Montana Adds More Judges to Hear Libby Asbestos Cases

Last year, Montana established an asbestos claims court specifically to hear cases that stem mostly from the Libby disaster involving W. R. Grace and Company and their asbestos-tainted vermiculite mine. Now, still overburdened by suits brought against Grace and others, the Montana Supreme Court has added six more judges to the claims court.

Montana Adds More Judges to Hear Libby Asbestos CasesThough it’s been two decades since news of this asbestos disaster – one of the worst environmental disasters in the country – came to light, Libby residents and those close to them are still affected each and every day, mostly because hundreds of them have developed asbestos-related diseases.

Experts suggest that the backlog of cases from those harmed by the vermiculite in Grace’s mine may take a few more decades to be tried.

That’s not good news for many who have already had cases pending for more than 15 years, reports Montana Public Radio, but there is hope that the most recent appointment will help ease the burden of judges who already seem to be hearing cases all day, every day.

“Many [cases] have been tied up because of federal bankruptcy filings by W.R. Grace, the company that mined asbestos in Libby, which prevented the cases from proceeding in state court,” MTPR reported.

“Now that the federal proceedings have ended, Montana’s asbestos claims court has identified more than 2,200 pending cases alleging asbestos exposure against more than 40 individual defendants. The supreme court’s appointment of six more judges this month is a relief to attorneys and claimants in the thick of the battle.”

Montana formed the claims court not only to assist claimants/plaintiffs but also defendants whose own attorneys are consistently tied up in court.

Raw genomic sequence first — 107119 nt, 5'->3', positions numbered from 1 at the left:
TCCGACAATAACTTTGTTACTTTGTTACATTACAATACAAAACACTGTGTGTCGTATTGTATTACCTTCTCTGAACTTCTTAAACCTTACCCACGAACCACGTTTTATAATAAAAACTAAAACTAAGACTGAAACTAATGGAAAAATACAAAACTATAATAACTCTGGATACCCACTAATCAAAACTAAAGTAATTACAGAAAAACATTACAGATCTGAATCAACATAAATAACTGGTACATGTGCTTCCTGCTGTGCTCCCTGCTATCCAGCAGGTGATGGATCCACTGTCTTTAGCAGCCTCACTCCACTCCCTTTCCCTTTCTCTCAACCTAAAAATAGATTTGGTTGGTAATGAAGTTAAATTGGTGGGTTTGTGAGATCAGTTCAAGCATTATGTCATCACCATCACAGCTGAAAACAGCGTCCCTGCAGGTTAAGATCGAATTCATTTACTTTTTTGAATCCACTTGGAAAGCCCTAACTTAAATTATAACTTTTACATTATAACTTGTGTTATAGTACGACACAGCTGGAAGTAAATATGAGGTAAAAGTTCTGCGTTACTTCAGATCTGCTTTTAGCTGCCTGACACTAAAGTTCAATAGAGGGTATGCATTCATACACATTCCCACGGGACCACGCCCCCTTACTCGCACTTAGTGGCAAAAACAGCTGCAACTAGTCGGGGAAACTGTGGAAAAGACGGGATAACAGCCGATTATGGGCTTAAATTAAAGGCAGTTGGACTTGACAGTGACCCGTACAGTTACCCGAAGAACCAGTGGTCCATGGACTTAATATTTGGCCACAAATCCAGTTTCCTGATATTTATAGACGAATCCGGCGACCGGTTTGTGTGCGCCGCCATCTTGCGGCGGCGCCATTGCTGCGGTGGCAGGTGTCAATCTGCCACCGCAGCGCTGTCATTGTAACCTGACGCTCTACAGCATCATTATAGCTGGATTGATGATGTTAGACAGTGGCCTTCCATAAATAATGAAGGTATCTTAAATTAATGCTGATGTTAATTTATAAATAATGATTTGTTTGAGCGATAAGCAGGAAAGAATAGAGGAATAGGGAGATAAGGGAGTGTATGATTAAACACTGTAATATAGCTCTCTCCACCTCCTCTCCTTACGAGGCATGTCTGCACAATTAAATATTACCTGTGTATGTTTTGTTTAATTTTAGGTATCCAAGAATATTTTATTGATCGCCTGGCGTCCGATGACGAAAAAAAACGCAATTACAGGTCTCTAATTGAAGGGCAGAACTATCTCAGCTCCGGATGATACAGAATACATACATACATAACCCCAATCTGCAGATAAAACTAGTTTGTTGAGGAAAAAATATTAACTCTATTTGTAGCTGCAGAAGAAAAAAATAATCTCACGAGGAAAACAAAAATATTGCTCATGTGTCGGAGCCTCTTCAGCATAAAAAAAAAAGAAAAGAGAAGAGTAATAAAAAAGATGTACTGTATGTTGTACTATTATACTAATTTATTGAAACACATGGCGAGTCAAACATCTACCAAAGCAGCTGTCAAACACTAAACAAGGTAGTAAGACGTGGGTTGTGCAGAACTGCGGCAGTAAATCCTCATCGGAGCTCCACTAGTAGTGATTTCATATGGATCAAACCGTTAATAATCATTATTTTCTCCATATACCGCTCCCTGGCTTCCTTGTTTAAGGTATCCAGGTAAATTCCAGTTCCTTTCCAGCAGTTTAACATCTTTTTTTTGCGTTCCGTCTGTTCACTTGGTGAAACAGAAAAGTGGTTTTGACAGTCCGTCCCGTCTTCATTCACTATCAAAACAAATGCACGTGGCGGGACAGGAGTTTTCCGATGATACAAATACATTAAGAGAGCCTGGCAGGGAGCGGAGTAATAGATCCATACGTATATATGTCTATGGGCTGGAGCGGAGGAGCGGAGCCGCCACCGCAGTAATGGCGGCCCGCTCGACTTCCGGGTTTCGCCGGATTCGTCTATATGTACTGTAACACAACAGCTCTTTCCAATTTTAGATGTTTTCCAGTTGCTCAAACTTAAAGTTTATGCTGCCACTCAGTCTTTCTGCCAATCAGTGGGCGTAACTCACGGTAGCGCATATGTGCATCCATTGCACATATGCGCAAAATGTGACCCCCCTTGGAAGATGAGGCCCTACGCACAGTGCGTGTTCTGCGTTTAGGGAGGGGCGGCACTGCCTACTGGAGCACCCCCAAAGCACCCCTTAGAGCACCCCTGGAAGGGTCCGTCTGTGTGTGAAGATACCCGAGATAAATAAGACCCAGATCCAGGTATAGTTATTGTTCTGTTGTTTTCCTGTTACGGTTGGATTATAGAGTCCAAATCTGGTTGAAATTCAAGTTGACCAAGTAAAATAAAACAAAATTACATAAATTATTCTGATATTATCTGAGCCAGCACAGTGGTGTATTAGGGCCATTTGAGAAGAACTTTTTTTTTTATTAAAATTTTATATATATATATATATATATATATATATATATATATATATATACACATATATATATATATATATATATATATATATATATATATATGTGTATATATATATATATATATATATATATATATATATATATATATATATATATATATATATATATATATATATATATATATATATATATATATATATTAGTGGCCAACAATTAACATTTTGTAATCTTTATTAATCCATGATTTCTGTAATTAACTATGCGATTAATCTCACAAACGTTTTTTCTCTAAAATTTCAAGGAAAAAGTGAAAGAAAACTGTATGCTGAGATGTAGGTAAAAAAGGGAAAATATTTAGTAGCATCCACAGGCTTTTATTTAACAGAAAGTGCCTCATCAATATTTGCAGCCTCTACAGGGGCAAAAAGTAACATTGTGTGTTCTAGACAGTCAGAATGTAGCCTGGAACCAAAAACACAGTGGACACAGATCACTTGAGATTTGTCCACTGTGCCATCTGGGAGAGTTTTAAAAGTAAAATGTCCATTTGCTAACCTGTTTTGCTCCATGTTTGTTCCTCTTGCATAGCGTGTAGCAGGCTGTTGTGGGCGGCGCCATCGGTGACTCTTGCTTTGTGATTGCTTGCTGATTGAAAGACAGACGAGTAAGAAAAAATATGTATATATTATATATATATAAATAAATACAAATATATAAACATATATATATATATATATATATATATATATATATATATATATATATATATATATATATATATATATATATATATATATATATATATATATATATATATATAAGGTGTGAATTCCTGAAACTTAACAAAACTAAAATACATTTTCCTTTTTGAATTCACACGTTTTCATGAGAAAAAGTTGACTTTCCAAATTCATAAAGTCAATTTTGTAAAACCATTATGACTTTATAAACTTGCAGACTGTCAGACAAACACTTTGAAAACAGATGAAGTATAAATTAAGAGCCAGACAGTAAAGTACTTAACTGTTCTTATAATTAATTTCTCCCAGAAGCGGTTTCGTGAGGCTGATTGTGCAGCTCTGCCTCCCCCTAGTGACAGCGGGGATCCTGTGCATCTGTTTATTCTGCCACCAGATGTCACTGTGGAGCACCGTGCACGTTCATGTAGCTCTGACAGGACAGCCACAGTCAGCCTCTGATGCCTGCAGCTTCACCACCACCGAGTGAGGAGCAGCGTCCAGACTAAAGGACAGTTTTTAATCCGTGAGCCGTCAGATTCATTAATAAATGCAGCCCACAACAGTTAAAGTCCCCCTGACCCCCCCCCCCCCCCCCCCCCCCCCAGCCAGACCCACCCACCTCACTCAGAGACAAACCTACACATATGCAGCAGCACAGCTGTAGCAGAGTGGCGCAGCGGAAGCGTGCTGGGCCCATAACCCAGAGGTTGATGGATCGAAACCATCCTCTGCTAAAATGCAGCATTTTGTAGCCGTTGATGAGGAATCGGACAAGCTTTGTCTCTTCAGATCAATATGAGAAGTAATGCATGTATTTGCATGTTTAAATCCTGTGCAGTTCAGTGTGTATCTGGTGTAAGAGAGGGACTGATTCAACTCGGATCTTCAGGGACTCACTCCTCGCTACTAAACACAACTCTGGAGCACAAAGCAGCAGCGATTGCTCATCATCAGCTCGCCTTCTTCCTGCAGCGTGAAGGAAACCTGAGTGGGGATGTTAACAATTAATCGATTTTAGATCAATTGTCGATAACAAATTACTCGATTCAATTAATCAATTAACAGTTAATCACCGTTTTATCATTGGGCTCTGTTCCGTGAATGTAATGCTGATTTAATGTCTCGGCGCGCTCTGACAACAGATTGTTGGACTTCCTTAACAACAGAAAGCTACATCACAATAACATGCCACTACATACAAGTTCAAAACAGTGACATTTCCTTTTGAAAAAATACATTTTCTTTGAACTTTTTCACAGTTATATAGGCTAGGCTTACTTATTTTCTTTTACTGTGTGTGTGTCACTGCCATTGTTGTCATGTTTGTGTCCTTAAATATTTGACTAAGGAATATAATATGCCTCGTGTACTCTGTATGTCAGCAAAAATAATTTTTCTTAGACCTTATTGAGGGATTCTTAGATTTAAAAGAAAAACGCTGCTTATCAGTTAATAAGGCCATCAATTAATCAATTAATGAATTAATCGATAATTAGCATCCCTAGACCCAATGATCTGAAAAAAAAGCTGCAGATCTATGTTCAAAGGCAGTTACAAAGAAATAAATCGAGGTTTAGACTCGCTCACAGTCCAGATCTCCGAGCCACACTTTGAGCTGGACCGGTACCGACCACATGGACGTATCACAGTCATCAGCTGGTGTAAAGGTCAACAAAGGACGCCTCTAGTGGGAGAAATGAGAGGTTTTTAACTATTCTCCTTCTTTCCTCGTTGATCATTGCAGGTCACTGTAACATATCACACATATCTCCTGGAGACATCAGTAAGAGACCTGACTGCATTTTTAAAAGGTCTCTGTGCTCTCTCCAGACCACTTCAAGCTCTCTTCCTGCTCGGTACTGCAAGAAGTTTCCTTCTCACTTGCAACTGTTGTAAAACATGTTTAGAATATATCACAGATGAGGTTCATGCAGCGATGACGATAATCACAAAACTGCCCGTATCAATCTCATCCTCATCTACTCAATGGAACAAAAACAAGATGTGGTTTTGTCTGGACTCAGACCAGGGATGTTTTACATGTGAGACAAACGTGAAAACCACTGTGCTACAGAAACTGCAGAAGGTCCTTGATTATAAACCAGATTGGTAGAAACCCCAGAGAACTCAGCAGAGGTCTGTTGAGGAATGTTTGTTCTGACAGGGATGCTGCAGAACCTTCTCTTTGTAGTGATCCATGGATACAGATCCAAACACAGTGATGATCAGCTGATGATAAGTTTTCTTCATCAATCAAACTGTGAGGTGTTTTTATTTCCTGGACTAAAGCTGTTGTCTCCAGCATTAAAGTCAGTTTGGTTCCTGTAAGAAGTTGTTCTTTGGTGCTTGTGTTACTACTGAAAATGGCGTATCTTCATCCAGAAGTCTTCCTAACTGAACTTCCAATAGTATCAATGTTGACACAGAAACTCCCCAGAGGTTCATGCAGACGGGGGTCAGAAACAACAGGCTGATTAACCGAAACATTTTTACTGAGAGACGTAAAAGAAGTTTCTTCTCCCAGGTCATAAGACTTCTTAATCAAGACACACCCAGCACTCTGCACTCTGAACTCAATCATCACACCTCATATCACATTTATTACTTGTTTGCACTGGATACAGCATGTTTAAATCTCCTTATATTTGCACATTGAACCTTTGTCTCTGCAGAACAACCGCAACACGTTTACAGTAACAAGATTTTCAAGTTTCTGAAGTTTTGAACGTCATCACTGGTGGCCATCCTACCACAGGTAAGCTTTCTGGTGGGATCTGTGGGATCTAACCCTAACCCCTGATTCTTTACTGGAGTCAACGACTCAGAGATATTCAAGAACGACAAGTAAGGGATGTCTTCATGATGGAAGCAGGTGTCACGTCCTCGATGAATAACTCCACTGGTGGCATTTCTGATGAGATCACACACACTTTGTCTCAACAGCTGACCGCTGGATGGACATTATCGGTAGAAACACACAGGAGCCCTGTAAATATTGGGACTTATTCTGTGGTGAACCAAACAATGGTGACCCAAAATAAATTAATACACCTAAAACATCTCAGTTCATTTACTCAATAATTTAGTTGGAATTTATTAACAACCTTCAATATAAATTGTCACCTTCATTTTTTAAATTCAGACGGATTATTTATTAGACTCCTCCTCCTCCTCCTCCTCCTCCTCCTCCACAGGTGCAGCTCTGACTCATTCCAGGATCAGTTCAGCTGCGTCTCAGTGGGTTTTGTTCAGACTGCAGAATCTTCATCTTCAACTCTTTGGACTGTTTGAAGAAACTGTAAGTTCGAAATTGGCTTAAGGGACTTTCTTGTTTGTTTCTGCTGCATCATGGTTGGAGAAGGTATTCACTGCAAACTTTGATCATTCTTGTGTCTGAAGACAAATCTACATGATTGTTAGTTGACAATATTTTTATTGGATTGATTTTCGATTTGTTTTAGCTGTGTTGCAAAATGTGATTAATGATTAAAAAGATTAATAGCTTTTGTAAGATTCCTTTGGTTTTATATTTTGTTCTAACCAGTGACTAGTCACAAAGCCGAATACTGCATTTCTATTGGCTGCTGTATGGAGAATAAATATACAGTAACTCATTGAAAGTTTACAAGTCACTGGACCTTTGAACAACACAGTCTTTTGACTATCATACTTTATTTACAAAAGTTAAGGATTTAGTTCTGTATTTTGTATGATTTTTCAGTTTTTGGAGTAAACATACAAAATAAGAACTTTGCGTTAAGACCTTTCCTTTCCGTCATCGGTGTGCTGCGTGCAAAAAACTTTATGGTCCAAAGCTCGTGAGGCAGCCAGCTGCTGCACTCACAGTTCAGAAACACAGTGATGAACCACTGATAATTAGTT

The number of cases is a burden on everyone, MTPR points out, and frustrating for anyone involved on either side of the fence. District Judge Amy Eddy in Flathead County, Montana was the first appointed to the special asbestos claims court, and she says adding six more judges “only scratches the surface of the demand for legal resolutions.”

“Well, frankly it’s not nearly enough,” Eddy says. “We’ve got hundreds and hundreds of cases to try across primarily northwest Montana.”

“The Asbestos Claims Court is handling some of the most long-standing and complicated toxic exposure cases that the judiciary has handled in Montana,” Eddy explains. “I’m unaware of any other litigation with this scope of complexity and history in the state courts.”

Because so many Montana residents have died or been sicken by asbestos exposure, the state reports that they expect as many as 200 additional cases each year for at least the next decade or so, which means the state Supreme Court may likely need to consider appointing even more judges to join the seven already in place, all of which are voluntarily taking on the job of “asbestos judge” without further compensation above and beyond their regular salaries.